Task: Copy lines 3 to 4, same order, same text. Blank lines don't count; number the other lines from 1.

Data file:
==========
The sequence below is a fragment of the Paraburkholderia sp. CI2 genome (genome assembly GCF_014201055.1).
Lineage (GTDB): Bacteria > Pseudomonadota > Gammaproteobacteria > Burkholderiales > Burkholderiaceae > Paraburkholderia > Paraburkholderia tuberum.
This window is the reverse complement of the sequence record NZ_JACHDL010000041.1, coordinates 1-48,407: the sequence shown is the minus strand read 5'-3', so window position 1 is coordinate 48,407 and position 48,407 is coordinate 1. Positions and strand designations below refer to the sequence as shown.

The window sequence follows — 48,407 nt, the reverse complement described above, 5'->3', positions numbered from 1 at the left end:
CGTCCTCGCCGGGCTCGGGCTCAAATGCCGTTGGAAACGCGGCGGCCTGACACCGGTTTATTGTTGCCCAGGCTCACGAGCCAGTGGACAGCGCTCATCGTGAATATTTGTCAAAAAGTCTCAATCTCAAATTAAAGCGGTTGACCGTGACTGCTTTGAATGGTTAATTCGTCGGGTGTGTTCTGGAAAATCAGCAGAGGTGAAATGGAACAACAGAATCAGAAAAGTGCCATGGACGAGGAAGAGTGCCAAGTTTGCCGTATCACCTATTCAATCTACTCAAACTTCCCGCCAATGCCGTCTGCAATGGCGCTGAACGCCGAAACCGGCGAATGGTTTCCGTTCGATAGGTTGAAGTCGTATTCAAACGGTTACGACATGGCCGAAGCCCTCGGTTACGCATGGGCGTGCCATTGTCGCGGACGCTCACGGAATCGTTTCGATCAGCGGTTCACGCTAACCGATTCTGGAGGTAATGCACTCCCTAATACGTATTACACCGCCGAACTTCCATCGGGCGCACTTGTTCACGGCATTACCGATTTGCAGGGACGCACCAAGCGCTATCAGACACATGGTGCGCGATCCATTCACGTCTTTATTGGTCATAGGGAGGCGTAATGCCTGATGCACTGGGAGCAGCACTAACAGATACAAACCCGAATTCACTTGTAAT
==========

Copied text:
This window is the reverse complement of the sequence record NZ_JACHDL010000041.1, coordinates 1-48,407: the sequence shown is the minus strand read 5'-3', so window position 1 is coordinate 48,407 and position 48,407 is coordinate 1. Positions and strand designations below refer to the sequence as shown.

The window sequence follows — 48,407 nt, the reverse complement described above, 5'->3', positions numbered from 1 at the left end: